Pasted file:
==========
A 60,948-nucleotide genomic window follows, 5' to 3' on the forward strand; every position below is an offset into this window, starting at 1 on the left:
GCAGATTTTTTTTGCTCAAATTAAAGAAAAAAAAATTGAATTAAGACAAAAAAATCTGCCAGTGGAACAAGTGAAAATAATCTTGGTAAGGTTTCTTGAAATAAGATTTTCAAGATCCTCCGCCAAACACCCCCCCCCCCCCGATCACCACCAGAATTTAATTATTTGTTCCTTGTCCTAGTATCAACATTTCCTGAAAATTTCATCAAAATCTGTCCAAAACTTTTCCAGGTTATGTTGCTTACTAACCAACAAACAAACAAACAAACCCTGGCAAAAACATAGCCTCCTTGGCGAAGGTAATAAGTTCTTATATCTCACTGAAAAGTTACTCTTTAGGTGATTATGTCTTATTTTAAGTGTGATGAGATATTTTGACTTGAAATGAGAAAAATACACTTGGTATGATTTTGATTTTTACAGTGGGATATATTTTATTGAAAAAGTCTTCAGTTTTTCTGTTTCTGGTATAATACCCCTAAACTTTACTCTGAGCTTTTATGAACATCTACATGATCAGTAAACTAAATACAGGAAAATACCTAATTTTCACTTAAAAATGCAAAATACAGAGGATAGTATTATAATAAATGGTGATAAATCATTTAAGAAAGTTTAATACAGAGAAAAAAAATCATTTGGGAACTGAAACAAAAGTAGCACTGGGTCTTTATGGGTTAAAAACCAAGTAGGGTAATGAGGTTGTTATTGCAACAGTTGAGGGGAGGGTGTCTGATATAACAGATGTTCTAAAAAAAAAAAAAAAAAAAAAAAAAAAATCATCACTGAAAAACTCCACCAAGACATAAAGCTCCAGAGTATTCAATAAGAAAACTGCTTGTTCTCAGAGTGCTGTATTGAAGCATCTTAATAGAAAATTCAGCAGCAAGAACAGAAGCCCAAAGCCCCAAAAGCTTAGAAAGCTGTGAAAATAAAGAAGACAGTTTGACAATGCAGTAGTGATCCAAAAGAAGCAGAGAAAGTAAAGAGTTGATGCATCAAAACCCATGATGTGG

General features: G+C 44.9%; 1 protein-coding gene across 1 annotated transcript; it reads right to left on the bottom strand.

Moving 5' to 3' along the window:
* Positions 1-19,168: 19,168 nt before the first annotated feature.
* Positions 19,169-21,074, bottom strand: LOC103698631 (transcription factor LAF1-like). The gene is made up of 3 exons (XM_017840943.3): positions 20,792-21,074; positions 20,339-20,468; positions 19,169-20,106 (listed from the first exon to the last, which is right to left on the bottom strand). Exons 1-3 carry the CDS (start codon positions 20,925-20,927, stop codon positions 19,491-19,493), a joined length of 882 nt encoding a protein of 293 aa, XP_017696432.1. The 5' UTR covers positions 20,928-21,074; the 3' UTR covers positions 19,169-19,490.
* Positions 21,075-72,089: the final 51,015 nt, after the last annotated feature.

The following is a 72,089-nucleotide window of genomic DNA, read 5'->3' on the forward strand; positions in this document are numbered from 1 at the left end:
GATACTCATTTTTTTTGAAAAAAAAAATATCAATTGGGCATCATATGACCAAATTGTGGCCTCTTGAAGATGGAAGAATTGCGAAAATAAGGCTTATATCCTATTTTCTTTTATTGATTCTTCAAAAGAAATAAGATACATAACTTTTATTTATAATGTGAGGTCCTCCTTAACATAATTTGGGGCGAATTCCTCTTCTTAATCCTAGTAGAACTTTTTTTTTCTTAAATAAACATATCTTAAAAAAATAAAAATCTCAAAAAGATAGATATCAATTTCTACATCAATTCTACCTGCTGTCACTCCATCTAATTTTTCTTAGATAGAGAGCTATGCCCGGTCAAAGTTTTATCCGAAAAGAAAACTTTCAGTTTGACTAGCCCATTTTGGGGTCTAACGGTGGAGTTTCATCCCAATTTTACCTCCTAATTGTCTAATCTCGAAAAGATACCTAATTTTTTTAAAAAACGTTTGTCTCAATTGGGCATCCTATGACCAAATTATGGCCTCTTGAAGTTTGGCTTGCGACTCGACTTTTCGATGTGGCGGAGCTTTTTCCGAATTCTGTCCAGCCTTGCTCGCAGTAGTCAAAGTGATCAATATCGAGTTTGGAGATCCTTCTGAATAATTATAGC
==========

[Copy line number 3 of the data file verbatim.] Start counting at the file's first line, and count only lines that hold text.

General features: G+C 44.9%; 1 protein-coding gene across 1 annotated transcript; it reads right to left on the bottom strand.